"I’ve seen similar fireballs in the past 10 years, but nothing as spectacular as this."
On Wednesday night, thousands of onlookers in Ireland and the UK watched in awe as the green fireball of a low flying meteor streaked across the night sky of residential areas.
First spotted after nightfall, the fireball spurned over 1,000 reports to the International Meteor Organization. In other words, there were a lot of eyeballs on this burning space debris.
And luckily for all of us at home, those onlookers captured the fireball on video from plenty of different angles. Have a look at some of the best ones below.
— Vanessa (@_vangal) September 14, 2022
@barrabest Hi Barra, spotted this just now. At first I thought it was a firework, no noise and it didn't explode 😄 quickly got my phone out, are we due any meteor showers or anything? pic.twitter.com/sQbcVRpDLt
— Joe (@IsMiseSeosamh) September 14, 2022
One of a Kind
It’s an especially fascinating instance of a quotidian phenomenon. It’s not everyday you get to see a meteor as bright, vividly colored, or low to the ground as this one — low enough that some witnesses claimed they could hear it as it flew by, according to New York Post.
Indeed, the flickering, eerie green specter of the meteor gave off an otherworldly aura as it flashed across the night sky before disappearing behind a plume of clouds.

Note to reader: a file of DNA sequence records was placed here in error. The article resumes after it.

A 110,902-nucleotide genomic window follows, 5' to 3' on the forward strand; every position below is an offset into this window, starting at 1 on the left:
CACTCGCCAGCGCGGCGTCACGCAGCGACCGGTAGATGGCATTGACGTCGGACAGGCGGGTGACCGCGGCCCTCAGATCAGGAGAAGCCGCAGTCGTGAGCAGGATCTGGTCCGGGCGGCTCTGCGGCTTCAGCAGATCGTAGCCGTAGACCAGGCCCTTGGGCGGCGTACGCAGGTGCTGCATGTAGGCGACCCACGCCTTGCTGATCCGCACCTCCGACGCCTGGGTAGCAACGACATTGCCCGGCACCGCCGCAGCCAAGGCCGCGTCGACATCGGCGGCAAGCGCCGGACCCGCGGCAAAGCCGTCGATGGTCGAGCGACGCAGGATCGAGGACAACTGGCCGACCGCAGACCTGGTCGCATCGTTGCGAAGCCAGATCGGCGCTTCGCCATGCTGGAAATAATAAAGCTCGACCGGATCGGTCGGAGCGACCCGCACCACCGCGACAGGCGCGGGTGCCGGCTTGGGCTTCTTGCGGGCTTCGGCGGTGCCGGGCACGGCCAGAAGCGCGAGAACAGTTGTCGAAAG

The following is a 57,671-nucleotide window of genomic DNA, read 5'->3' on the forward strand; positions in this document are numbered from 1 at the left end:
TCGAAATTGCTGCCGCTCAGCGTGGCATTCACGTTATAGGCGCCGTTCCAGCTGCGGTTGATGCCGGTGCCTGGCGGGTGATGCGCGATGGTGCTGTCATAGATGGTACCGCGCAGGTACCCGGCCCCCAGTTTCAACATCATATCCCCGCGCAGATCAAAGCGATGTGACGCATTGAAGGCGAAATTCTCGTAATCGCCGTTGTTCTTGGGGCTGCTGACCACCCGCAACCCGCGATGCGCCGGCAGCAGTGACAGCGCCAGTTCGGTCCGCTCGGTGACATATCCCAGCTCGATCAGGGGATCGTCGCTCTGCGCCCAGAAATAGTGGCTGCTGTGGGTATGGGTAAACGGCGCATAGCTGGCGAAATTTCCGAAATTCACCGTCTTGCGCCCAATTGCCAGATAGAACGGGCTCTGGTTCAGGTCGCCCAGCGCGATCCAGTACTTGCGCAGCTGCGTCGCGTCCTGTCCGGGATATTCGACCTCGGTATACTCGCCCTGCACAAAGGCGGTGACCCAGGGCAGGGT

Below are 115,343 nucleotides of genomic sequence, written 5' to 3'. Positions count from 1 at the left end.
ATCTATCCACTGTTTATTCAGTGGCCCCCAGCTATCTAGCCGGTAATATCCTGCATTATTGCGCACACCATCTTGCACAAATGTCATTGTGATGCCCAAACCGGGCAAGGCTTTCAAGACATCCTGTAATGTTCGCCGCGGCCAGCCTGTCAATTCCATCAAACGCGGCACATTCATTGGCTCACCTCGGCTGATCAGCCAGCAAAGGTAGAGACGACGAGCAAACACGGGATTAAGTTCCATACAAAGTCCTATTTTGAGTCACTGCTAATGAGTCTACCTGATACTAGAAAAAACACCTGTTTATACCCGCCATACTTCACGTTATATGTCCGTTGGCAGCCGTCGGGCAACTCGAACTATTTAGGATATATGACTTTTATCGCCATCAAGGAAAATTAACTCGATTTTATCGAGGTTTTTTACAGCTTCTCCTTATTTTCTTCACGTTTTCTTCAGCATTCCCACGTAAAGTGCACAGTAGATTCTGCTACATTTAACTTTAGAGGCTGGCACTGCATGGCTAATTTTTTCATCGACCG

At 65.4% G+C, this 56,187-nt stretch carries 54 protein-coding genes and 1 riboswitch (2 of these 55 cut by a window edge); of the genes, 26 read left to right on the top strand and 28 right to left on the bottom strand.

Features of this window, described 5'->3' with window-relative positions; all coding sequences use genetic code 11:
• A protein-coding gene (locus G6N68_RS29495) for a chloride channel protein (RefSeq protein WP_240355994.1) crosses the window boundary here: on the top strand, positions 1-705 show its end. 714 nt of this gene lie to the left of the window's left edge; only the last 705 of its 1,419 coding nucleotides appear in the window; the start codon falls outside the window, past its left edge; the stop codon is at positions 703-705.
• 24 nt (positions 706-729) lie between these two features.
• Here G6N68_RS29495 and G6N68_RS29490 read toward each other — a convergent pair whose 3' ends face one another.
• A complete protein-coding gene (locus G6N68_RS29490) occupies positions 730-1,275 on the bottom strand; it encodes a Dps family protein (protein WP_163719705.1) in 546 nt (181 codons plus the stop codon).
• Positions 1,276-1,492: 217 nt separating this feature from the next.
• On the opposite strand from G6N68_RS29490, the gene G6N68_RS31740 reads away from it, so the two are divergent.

"Spotted in West Cumbria looking West over the Solway at approx 22:00, very long tail and slow trailing through the sky," one observer told the Daily Mail. "I’ve seen similar fireballs in the past 10 years, but nothing as spectacular as this."
Naturally, speculation abounded as to the nature of the meteor, covering everything from it being the usual space rock, a Starlink re-entry, or — apologies in advance — aliens.
According to the UK Meteor Network, the fireball was likely just a piece of space junk, a conclusion that scientists at the UK Fireball Alliance concur with.
"There is a reasonably high chance that this is space junk, unfortunately," planetary scientist and Fireball Alliance member John Daly told New Scientist, cautioning that they're still finishing the calculations. "[The fireball] had a very shallow entry angle, a substantial amount of fragmentation, which is typical of space junk, and it looks slowish. Space rocks tend to be a bit faster."
However, the UK Meteor Network later tweeted that it could not find "any known space junk or satellite de-orbit that could account for this fireball."
Junk or not, it made for a beautiful and fascinating spectacle, and that's worth something.